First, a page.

although overshadowed by jay-z's video for 'big pimpin' in the summer of 2000, puff's "we ain't going nowhere" is filled with all sorts of pop culture ephemera and meaning. Watch two cultures sniff each other's tails.
-conspicuous product placement puff's clothing brand 'sean john' is prominently featured, as are gold bottles of cristal and converse high tops.
-the halycon dayz of rap-metal travis barker of blink 182, and dave narravo of jane's addiciton appear as puff's garage rock comrades. they are talentless, but they scream "recognizable rock dude." rock dudes and puff agree: grow your audience, spread the brand. at the end of the video, diddy himself dreads the arrival of CRAZYTOWN, as if the makers of 'butterfly' might out-do the excesses of puff himself.
-"don't worry if I write rhymes/ i write checks" diddy respnds to rumors that his material is ghost-written. making money is more important than making art, and pop music is not about authenticity. his on-screen signature is a nod to a line of american express advertisements.
-east-west truce after the truncated debacle of the1999 nba season, the lakers have returned to their late 80s glory and cinched the title. los angeles basks in national glory. shaq popularizes the phrase 'bling bling.' puff and the big fella take on the neighborhood kids and invent an new zombie dance. also, pay attention the cameos from ice cube, xzhibit, snoop dogg, sporting their purple and gold laker finery (including low riders sitting on hundred spoke rims, an l.a. classic). inviting west coast rappers to appear in the video demonstrates that the east-west rivalry that claimed the lives of biggie and pac is mercifully behind us.
-Sports commentator, host of access hollywood, and recent indecent voicemail scandal survivor Pat O'Brien as the 'awkward white guy.'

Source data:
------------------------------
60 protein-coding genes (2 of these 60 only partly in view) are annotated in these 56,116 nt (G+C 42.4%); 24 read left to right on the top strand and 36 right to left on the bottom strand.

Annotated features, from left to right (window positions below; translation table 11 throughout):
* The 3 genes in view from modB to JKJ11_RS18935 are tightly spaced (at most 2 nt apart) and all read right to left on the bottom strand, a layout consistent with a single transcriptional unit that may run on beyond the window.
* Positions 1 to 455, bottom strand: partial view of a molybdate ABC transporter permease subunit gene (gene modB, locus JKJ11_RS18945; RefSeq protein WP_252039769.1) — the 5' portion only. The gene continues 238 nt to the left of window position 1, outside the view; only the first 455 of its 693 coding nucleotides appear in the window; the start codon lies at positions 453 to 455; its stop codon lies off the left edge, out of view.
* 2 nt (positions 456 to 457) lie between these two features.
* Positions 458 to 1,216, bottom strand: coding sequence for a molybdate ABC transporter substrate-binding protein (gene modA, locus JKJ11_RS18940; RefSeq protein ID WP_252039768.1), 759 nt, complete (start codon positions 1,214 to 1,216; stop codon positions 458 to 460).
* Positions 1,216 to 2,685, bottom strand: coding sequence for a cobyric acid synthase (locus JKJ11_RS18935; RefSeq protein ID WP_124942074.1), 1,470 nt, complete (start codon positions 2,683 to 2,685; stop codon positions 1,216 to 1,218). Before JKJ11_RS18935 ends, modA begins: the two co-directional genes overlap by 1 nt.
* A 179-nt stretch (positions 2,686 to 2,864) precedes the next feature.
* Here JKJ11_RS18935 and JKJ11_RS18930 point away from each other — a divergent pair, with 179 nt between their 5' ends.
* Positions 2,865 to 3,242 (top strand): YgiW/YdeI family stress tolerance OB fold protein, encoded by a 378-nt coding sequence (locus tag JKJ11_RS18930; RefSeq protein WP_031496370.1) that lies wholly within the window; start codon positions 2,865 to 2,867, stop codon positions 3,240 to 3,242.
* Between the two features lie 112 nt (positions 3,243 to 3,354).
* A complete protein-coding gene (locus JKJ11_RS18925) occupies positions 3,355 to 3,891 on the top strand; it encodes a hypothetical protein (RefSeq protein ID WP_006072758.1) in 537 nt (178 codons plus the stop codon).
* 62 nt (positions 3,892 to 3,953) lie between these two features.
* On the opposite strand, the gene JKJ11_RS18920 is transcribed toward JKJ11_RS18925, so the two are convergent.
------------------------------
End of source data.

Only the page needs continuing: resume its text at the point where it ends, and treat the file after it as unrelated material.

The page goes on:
-recognizing/popularizing trends puff trumps the razor scooter trend by riding around on a gas-powered model. these will be followed by 400 mini motorcycles in the summer of 2004. also: throwback basketball jerseys from mitchell and ness. headbands! wristbands! even better: both!
- "we ain't going nowhere" subtext bad boy records will survive after the death of biggie, the only talented member of our roster. except for the lox, but those dudes left for ruff-rider. lil' kim is too crazy to count.
-proof that they did, in fact, go somewhere nobody knows/remembers black rob or mark curry.
-puff's man-servant fonzworth bently, now a purveyor of boutique umbrellas and pop culture commentary on vh1.
-diddy's terrible golf swing. the ceo of bad boy records completely slices it. hard. flash-forward to twenty oh six, where two separate interviews with T.I. talks mention his improving golf game as a means to make more contacts with more *cough* traditional businessmen.
-ben stiller at the height of his career. meet the parents grosses 160 million that summer. zoo lander is still ahead of him. this is the stiller sweet spot.
-suburban apporpriation of hip-hop culture although he parodies sean comb's ever expanding collection of nickmanes, ben stiller uses the unfamiliar construction, "shout me a holler, dun." coming from the queensbridge neighborhood of nyc and most conspicuously used by mobb deep, "dun" never caught on nationally, but it means that derik zoolander might be more familiar with "that whole [rap arm gesture] thing" than he lets on.
-hip-hop appropriation of white culture motorcycles! harleys! guitars! evel kanieval! dude, we're, like, in the suburbs! we totally rock! but we're not poor. don't ever forget it.
-the work of director chris robinson, who went on to direct both ATL and Soul Plane for the silver screen. is he the most important music video director in hip-hop since hype williams? wait, didn't ice cube direct a video for color me bad?
-bathrobes. sh*t is hot. ask the old dude at the beginning of the video. nah. ask ghostface.
¶ 8:30 PM